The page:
Thanks David and Martin for the feedback on this proposal. I'll try to
address the various questions and concerns below:
To that end, is there a plan for making this capability uniformly available?
We don't have any plans to implement backdrop-filter on other graphics
backends. This property has been sitting behind a pref while we have waited
for a larger WebRender rollout. It may be worth noting that WebRender is
now at 73.9% of Nightly and 85% of Windows 10 on Nightly.
When we last investigated, the effort to support this feature on the other
backends was significant. Generally, I don't believe we should be devoting
engineering time to supporting new CSS features on the legacy backends
unless the cost is low. In addition to the initial development, we have to
concern ourselves with the maintenance cost until these backends are fully
It's worth calling out here that shipping platform features for only some
> of our graphics backends is something new for us. (It's possible we've
> done it in the past, but I'm not aware of us doing it *intentionally*.)
This is new, and we should evaluate it on a case-by-case basis. I don't
think shipping backdrop-filter this way should set precedent for other new
CSS features. Because it's primarily for cosmetic enhancement, and not
generally used in a way where lack of support breaks the functionality or
layout of a site, the nature of backdrop-filter lends itself better to
shipping to a subset of users. A counter-example might be conic-gradient,
which might be used for some critical part of site UI, such as a color
picker. I don't think we should ship something like this to a subset of
We risk creating Web compatibility problems for our own users. While
> shipping the feature to some of our users will probably reduce web
> compatibility problems for that subset of users, it will also probably
> *increase* Web compatibility problems for the remaining users, since many
> developers who *do* care about testing on Firefox may produce content
> that's broken for those users.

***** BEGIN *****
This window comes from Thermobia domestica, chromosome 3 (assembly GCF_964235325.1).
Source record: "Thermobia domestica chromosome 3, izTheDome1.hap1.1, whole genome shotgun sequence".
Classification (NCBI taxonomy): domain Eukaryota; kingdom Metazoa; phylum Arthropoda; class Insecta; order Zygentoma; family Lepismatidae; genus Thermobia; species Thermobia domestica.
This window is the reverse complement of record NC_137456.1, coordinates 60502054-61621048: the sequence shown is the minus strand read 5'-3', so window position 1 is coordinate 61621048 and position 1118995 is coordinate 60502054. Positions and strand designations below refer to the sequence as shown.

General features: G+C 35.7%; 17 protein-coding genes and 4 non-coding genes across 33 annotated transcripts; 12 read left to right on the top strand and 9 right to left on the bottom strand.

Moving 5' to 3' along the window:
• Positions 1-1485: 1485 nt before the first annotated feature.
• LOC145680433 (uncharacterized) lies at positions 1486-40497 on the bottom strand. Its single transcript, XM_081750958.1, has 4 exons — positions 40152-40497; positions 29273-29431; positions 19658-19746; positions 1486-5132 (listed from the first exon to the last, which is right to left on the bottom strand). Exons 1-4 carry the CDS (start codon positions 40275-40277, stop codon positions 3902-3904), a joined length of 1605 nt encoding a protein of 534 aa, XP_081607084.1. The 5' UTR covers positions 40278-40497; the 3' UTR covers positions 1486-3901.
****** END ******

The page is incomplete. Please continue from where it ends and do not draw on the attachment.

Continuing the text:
Usage across the web is still relatively low, but it is growing. (Chrome
stats  show 1.83% usage, but it's hard to know how much of that is
meaningful in a way that sites look broken without the feature.) Non-WR
users won't see anything different on sites that use backdrop-filter than
they do now. Content that uses backdrop-filter now is already "broken" for
all our users in that respect. The biggest compat risk likely stems from
sites that place text on a blurred background image, which may render the
text less readable without the effect, and again is already what all
Firefox users see. I suppose it's a question of how much this risk will
increase until we have WR everywhere.
It makes the idea of targeting and testing on Firefox more complicated for
> Web developers. We're at risk of being ignored by Web developers; being a
> more complicated and fragmented target increases that risk, especially for
> the smaller fragment(s), and also makes Web developers dislike us for
> creating more complexity for them.
This is a risk I'm concerned about. It may be upsetting for developers who
test in Firefox on a WR-supported machine and incorrectly assumes that
backdrop-filter will look the same for all users. It's unlikely that they
will create a "broken" experience for users, but the site will look
different. We can and do plan to mitigate this through blog posts and
outreach (use @supports), but the risk will still be there.
One path forward is to gate this feature in Nightly and early beta to
collect more feedback and data on our implementation. I'd prefer this
slower rollout to none at all. As of now the pref is off for everyone.
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